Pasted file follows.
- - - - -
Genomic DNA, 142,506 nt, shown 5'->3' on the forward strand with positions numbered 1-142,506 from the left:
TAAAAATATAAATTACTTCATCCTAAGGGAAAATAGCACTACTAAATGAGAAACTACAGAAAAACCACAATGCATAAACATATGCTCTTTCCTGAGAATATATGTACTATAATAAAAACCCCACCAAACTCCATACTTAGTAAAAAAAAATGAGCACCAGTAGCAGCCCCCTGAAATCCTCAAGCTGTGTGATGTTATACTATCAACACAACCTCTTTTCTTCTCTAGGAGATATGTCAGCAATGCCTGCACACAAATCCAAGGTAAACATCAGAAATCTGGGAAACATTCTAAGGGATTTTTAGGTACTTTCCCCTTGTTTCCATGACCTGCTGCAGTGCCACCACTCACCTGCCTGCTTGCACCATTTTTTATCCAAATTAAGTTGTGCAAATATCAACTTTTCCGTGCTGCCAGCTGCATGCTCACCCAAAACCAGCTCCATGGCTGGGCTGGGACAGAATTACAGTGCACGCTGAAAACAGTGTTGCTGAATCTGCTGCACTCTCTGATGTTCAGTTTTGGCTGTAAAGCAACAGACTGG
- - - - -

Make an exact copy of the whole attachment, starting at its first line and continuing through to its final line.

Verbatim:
Genomic DNA, 142,506 nt, shown 5'->3' on the forward strand with positions numbered 1-142,506 from the left:
TAAAAATATAAATTACTTCATCCTAAGGGAAAATAGCACTACTAAATGAGAAACTACAGAAAAACCACAATGCATAAACATATGCTCTTTCCTGAGAATATATGTACTATAATAAAAACCCCACCAAACTCCATACTTAGTAAAAAAAAATGAGCACCAGTAGCAGCCCCCTGAAATCCTCAAGCTGTGTGATGTTATACTATCAACACAACCTCTTTTCTTCTCTAGGAGATATGTCAGCAATGCCTGCACACAAATCCAAGGTAAACATCAGAAATCTGGGAAACATTCTAAGGGATTTTTAGGTACTTTCCCCTTGTTTCCATGACCTGCTGCAGTGCCACCACTCACCTGCCTGCTTGCACCATTTTTTATCCAAATTAAGTTGTGCAAATATCAACTTTTCCGTGCTGCCAGCTGCATGCTCACCCAAAACCAGCTCCATGGCTGGGCTGGGACAGAATTACAGTGCACGCTGAAAACAGTGTTGCTGAATCTGCTGCACTCTCTGATGTTCAGTTTTGGCTGTAAAGCAACAGACTGG